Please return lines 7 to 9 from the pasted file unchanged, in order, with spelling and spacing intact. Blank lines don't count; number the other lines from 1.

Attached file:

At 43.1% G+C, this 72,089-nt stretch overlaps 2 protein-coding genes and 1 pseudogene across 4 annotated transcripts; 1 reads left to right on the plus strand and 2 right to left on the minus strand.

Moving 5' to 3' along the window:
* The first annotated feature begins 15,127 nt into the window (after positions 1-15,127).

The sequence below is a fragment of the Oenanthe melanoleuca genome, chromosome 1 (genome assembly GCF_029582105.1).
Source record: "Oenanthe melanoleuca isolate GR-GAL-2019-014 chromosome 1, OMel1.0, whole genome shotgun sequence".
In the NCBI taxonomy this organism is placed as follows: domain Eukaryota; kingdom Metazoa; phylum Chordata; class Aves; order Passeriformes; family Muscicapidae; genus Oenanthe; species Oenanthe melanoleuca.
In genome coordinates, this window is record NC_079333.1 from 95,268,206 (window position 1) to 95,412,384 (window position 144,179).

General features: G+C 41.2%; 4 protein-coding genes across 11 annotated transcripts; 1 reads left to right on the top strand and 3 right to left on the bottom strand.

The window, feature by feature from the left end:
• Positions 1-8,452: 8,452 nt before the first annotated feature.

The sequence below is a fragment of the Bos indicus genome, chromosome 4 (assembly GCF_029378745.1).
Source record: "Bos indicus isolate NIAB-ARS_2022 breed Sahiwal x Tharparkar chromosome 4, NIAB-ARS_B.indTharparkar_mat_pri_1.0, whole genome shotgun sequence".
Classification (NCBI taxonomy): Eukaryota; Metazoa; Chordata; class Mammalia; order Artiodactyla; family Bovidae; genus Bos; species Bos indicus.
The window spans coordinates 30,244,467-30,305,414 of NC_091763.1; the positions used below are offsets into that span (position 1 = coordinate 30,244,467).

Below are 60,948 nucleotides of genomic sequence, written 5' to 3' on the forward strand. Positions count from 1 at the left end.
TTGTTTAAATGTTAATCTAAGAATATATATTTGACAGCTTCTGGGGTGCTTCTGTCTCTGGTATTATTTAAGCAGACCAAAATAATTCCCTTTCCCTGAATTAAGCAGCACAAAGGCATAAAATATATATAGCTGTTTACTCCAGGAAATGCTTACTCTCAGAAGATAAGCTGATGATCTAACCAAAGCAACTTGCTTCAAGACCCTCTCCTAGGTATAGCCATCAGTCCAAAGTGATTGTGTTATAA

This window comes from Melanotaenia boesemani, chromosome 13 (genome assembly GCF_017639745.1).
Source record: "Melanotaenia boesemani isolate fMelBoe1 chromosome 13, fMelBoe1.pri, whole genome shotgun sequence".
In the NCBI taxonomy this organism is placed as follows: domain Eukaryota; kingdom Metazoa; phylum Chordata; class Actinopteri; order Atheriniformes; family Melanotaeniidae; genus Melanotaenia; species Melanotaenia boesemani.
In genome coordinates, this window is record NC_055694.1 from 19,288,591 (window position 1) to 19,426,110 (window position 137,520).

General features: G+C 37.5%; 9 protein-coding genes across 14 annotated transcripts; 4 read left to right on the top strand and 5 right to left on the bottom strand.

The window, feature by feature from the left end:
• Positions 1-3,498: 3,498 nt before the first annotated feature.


In genome coordinates, this window is record NC_079333.1 from 95,268,206 (window position 1) to 95,412,384 (window position 144,179).

General features: G+C 41.2%; 4 protein-coding genes across 11 annotated transcripts; 1 reads left to right on the top strand and 3 right to left on the bottom strand.

The window, feature by feature from the left end: